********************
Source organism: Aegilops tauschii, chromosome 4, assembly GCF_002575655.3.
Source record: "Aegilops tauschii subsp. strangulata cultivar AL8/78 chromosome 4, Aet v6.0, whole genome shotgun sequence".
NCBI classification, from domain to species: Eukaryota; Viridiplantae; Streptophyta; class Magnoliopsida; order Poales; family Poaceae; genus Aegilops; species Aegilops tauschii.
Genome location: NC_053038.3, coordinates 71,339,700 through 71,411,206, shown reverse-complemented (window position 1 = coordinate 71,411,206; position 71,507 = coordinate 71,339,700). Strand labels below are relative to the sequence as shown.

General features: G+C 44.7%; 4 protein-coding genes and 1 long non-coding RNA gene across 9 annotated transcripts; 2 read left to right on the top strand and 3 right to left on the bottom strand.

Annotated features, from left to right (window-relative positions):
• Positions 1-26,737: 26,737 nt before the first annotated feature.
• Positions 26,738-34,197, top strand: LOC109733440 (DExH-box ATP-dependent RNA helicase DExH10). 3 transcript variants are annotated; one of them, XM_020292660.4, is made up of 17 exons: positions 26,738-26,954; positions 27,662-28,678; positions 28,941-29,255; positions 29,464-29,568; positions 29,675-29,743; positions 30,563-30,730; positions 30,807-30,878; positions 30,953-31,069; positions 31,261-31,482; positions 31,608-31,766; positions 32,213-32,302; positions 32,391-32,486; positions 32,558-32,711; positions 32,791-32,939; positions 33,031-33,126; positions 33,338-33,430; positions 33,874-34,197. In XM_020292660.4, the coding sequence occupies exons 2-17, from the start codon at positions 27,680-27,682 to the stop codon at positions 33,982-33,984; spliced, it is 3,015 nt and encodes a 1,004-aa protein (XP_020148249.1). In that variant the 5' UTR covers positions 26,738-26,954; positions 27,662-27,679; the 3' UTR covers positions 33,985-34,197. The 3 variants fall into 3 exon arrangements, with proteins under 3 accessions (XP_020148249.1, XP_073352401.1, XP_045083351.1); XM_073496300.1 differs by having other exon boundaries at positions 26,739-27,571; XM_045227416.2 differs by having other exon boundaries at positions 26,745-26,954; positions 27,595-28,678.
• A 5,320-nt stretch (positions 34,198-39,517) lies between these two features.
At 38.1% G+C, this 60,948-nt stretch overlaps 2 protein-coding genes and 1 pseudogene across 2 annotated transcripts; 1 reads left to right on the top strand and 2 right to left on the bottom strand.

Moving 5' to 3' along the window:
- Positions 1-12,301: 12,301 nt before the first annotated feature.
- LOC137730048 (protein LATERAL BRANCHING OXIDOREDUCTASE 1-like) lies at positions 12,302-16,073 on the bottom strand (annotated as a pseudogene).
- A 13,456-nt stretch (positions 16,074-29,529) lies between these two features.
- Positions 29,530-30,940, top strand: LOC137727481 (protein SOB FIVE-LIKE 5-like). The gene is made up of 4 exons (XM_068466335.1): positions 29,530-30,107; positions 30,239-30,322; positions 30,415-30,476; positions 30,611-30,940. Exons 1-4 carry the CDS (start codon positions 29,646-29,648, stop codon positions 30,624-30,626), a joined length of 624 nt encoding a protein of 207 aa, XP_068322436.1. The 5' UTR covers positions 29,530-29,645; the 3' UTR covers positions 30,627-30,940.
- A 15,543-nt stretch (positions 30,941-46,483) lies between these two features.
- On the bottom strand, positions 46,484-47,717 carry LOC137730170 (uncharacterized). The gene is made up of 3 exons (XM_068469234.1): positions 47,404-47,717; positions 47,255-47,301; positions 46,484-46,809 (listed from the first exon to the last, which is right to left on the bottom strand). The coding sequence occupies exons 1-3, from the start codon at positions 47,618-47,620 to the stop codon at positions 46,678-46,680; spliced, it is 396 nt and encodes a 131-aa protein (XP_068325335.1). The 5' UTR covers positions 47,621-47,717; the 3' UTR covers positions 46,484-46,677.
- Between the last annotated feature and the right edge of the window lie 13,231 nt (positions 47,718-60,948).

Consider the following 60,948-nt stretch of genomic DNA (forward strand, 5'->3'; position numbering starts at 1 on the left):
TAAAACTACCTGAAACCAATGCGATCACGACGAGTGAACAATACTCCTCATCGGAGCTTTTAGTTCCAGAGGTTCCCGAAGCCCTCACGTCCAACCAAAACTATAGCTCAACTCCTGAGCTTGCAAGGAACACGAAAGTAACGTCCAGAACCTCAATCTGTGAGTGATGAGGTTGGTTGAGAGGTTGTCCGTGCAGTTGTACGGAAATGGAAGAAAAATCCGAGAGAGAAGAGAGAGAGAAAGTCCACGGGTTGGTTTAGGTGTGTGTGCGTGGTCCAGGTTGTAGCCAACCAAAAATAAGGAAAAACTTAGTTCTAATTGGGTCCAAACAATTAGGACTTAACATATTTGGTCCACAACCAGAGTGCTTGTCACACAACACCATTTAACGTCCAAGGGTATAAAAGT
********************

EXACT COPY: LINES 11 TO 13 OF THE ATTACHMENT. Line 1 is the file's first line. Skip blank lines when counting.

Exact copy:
Moving 5' to 3' along the window:
- Positions 1-12,301: 12,301 nt before the first annotated feature.
- LOC137730048 (protein LATERAL BRANCHING OXIDOREDUCTASE 1-like) lies at positions 12,302-16,073 on the bottom strand (annotated as a pseudogene).